Did Suharto realize that you can only cream off so much before growth collapses (and with it your own wealth)? It seems so — at least until the latter years when the children became troublesome. Entrepreneurs got to make money (especially when in business with the Suharto clan). Investment was strong. Suharto acted as a ‘stationary bandit’ (willing to invest to maximize the take) rather than a ‘roving bandit’ (take the money and run) — as Mancur Olson described. (One exception from the start: timber and the massive environmental damage of unsustainable logging — which still goes on — making Indonesia the third largest emitter of greenhouse gases after the United States and China). His wife, Madame Tien, took her cut (becoming known as ‘Madame Tien Percent’) but otherwise reigned in the children to avoid killing the golden goose. After she became ill, the kids ran amok: one managed the national clove monopoly, pocketing the money that should otherwise have gone to poor farmers. The cosy elite-business relationship hit the rocks with the Asian financial crisis — but until then it delivered the growth and jobs that Mobutu (and Marcos) didn’t.

Did the rural population matter to the elite? Seems so. Hunger stalked the land in the mid-60s. Getting the rice economy back to work was imperative for keeping Suharto in power. Once the economy stabilized in the late 1960s, it grew strongly, with the oil revenues being reinvested into rural villages through infrastructure and services. Indonesia benefited tremendously from the new Green Revolution technologies then coming on stream. Farm GDP increased by nearly half from the 1960s to mid-1990s (see Peter Timmer’s paper). And rural inequality fell. Agricultural policy received high marks from the development economists of the 1980s. Villagers mattered politically to the elite while they didn’t in much of Africa. And the elite made lots of money through BULOG, the food distribution agency.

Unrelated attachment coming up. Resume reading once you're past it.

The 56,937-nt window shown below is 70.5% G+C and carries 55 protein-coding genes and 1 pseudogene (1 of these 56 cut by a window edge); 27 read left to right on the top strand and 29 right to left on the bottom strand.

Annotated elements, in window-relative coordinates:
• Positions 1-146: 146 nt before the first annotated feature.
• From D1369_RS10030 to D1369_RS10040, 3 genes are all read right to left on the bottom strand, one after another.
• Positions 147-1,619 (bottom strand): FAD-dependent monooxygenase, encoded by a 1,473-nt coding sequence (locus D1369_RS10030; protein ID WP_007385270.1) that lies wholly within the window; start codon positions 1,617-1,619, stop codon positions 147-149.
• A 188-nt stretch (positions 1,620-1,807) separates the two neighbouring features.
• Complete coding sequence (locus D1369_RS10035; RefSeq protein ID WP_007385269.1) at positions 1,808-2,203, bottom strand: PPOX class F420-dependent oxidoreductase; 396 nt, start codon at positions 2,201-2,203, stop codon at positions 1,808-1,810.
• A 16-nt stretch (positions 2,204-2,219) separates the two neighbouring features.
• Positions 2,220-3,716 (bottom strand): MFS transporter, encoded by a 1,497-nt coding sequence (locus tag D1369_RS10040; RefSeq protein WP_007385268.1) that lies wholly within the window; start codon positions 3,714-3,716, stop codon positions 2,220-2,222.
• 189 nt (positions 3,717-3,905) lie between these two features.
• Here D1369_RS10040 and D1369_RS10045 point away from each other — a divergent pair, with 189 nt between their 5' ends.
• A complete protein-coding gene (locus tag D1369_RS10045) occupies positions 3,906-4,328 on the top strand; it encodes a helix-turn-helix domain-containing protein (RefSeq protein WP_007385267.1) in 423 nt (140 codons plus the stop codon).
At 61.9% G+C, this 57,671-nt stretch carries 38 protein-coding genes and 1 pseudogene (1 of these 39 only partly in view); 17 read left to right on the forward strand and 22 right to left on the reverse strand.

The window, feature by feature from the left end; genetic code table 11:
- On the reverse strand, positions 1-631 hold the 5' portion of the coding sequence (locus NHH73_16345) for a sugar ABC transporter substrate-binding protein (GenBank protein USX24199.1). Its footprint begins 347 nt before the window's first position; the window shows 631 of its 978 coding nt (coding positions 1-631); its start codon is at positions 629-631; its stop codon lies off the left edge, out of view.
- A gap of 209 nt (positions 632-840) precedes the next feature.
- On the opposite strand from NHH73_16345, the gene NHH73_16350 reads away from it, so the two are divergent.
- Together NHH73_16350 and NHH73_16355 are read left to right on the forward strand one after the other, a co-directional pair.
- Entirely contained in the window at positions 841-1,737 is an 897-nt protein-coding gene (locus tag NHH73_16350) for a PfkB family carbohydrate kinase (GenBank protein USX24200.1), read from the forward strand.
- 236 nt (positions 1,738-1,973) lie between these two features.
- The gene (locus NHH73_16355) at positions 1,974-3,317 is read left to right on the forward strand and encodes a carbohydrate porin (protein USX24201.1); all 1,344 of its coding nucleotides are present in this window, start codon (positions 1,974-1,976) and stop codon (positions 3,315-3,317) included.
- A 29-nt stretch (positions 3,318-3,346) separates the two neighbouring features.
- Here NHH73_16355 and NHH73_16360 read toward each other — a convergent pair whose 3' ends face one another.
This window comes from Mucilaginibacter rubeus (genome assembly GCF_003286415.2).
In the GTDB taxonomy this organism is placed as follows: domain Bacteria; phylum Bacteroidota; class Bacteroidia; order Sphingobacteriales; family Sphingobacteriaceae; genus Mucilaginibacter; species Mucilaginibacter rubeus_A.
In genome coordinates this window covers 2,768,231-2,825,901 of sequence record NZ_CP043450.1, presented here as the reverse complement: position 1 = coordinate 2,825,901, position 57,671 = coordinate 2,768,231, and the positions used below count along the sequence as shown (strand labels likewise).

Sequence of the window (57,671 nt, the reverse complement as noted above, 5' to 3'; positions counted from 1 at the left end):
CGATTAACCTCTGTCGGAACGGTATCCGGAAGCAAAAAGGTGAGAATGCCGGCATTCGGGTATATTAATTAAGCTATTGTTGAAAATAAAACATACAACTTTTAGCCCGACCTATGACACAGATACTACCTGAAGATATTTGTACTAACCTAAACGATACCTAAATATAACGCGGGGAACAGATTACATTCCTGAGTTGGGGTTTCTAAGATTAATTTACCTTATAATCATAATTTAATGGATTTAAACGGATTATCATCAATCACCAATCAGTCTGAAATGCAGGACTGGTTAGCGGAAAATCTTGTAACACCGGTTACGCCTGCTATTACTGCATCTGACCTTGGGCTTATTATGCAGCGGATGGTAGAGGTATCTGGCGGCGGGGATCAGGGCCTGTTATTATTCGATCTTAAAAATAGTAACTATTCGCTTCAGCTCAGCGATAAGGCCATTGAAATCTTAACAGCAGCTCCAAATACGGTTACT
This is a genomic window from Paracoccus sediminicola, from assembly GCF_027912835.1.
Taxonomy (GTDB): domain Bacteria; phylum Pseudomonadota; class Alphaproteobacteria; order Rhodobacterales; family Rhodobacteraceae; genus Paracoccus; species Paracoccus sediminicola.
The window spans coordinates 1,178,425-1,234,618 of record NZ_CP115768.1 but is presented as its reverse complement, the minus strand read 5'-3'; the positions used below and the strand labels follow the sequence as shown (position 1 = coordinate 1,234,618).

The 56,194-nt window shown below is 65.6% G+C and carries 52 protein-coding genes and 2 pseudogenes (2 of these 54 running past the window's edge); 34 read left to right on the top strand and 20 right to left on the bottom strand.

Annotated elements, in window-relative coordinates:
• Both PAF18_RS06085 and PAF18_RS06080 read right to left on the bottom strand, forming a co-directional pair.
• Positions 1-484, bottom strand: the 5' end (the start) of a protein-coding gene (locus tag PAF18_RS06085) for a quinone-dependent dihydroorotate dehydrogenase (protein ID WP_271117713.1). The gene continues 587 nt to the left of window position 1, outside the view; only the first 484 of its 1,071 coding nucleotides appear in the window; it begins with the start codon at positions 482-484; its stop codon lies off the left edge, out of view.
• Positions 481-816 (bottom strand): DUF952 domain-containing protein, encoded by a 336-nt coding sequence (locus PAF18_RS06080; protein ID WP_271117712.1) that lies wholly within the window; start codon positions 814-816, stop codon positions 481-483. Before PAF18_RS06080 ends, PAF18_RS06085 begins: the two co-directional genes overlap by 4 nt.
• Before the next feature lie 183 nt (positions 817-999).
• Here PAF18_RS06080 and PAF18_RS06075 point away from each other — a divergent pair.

Fascinating questions. Meanwhile Indonesia struggles on. There remain some 40 million people still in poverty. And many of the victims of Suharto and his friends still wait for justice.

IMF’s chief economist warns that financial globalization increases shocks

8 January, 2008

The IMF is becoming less naive about the perils of financial globalization (or at least some Fund staff are). The Fund’s Chief Economist Simon Johnson’s blog notes that “… the spread of financial globalization since 1987 means that shocks can jump to faraway and seemingly unconnected places with extraordinary speed. Shocks can also hit places with no apparent weaknesses in their macro policies and regulatory framework”. This is far from the IMF’s position some ten years ago when, pre Asia-crisis, the Fund promoted financial liberalization without much thought to what happens if short-term capital flows reverse themselves.